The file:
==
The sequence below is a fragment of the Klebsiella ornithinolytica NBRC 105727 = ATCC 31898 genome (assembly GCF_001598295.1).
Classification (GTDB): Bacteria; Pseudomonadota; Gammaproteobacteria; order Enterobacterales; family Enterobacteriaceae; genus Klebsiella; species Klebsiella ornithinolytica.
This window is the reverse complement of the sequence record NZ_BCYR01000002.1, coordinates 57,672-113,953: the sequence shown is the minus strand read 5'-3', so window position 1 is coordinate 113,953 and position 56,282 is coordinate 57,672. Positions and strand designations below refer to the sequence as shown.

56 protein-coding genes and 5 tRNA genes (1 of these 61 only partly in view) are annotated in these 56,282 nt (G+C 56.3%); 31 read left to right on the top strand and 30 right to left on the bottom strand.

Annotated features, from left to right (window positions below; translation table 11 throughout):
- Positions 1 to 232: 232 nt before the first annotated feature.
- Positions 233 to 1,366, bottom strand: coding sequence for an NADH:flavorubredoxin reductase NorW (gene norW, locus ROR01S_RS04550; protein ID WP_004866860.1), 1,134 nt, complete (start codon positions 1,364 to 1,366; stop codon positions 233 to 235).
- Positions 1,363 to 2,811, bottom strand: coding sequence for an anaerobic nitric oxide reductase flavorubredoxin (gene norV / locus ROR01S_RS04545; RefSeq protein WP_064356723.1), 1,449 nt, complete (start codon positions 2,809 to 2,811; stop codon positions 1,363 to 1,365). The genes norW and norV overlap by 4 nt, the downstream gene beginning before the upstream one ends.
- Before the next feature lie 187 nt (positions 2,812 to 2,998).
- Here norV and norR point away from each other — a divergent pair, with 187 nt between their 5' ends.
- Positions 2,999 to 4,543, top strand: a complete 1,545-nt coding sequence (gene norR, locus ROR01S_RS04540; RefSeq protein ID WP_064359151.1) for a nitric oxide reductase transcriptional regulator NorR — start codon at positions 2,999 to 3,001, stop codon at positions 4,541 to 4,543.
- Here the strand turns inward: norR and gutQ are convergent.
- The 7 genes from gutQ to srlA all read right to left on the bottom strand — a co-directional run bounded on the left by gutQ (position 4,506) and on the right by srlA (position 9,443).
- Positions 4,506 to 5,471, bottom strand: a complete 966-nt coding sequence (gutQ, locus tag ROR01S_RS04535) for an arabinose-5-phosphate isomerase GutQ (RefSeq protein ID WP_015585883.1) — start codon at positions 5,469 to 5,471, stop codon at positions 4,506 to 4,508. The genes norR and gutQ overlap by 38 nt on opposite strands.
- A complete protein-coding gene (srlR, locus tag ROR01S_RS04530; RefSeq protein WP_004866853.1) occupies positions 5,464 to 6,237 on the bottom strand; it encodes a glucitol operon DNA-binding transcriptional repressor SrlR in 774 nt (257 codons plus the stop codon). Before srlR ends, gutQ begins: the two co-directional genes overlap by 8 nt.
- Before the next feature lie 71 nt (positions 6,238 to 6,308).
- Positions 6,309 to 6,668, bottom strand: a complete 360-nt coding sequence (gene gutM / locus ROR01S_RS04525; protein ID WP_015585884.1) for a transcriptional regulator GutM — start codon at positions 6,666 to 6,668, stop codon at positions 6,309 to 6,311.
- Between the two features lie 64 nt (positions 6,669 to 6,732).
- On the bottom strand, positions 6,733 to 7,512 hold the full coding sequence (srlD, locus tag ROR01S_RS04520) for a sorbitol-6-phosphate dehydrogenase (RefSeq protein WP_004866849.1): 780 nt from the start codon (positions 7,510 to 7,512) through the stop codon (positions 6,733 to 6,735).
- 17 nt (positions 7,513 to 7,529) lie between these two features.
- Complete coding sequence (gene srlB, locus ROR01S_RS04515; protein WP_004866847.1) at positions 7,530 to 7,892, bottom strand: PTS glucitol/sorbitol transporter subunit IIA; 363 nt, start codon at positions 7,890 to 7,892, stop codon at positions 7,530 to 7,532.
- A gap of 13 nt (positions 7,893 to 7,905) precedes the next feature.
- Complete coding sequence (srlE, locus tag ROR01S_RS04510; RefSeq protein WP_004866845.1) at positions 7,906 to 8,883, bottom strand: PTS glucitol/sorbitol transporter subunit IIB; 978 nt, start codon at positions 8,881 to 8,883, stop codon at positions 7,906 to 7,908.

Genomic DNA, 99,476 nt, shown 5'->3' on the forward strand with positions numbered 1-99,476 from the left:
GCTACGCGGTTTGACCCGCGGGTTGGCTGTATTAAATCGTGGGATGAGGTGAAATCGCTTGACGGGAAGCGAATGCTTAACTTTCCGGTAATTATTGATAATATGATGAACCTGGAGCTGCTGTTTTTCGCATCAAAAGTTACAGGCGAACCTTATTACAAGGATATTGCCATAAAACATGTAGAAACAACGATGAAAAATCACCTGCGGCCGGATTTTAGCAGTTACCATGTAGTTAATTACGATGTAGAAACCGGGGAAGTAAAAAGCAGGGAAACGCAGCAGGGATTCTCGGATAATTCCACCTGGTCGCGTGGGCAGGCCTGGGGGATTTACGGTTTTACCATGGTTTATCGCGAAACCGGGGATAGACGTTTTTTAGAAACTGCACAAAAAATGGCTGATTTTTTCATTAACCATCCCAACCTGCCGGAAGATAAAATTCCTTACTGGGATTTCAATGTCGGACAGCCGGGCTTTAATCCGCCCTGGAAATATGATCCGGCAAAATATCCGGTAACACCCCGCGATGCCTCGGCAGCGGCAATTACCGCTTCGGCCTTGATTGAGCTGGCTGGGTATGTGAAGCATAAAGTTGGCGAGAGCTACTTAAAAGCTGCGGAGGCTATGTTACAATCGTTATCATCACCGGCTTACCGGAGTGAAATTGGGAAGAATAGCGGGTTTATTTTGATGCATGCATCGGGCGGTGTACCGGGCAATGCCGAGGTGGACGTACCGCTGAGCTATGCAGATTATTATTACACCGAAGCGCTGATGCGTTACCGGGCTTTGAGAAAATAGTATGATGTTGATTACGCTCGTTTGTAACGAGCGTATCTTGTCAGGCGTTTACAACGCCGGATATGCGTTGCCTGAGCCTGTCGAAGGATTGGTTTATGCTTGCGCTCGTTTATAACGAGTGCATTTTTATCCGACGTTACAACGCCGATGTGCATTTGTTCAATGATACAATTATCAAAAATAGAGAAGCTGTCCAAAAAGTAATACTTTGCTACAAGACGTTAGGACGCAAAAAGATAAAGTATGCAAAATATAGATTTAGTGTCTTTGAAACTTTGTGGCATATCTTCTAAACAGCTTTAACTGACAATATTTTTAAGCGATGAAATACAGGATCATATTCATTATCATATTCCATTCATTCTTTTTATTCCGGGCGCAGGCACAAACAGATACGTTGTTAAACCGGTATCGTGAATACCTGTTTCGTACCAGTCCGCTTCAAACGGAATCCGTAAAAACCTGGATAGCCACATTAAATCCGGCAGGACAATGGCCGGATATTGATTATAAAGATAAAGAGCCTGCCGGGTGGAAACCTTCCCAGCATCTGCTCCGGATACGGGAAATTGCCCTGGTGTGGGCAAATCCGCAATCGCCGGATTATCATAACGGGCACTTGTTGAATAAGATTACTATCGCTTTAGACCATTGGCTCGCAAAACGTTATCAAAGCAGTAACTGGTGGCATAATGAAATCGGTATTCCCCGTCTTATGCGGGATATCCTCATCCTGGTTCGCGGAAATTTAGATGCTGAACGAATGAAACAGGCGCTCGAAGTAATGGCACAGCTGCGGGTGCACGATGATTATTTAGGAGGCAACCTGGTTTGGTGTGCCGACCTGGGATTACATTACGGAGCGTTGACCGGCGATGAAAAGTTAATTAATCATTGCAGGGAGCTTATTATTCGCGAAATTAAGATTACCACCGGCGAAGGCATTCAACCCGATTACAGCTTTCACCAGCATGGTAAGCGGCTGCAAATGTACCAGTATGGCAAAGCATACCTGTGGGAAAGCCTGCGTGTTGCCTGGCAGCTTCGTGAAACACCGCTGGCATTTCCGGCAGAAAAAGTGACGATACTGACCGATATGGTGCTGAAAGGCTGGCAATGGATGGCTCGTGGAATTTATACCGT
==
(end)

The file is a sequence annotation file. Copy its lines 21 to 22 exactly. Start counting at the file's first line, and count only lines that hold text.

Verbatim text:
- Complete coding sequence (gene srlB, locus ROR01S_RS04515; protein WP_004866847.1) at positions 7,530 to 7,892, bottom strand: PTS glucitol/sorbitol transporter subunit IIA; 363 nt, start codon at positions 7,890 to 7,892, stop codon at positions 7,530 to 7,532.
- A gap of 13 nt (positions 7,893 to 7,905) precedes the next feature.